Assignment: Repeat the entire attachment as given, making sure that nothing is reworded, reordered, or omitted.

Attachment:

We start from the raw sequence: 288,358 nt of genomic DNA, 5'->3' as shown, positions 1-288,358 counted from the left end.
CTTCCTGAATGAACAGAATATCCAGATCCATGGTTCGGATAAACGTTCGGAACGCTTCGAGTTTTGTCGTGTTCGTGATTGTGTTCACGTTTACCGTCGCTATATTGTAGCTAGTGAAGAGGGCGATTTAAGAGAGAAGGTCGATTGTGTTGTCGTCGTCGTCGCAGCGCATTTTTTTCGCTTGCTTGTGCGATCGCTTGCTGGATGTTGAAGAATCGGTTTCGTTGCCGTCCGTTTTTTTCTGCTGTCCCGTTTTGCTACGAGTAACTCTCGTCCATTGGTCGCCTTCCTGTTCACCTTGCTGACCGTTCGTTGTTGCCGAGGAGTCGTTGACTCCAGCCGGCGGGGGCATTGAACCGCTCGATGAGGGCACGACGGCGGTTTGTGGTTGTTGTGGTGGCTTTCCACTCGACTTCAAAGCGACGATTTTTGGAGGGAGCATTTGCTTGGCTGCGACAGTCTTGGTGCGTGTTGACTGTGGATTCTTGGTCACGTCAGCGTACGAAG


We start from the raw sequence: 288,358 nt of genomic DNA, 5'->3' as shown, positions 1-288,358 counted from the left end.
CTTCCTGAATGAACAGAATATCCAGATCCATGGTTCGGATAAACGTTCGGAACGCTTCGAGTTTTGTCGTGTTCGTGATTGTGTTCACGTTTACCGTCGCTATATTGTAGCTAGTGAAGAGGGCGATTTAAGAGAGAAGGTCGATTGTGTTGTCGTCGTCGTCGCAGCGCATTTTTTTCGCTTGCTTGTGCGATCGCTTGCTGGATGTTGAAGAATCGGTTTCGTTGCCGTCCGTTTTTTTCTGCTGTCCCGTTTTGCTACGAGTAACTCTCGTCCATTGGTCGCCTTCCTGTTCACCTTGCTGACCGTTCGTTGTTGCCGAGGAGTCGTTGACTCCAGCCGGCGGGGGCATTGAACCGCTCGATGAGGGCACGACGGCGGTTTGTGGTTGTTGTGGTGGCTTTCCACTCGACTTCAAAGCGACGATTTTTGGAGGGAGCATTTGCTTGGCTGCGACAGTCTTGGTGCGTGTTGACTGTGGATTCTTGGTCACGTCAGCGTACGAAG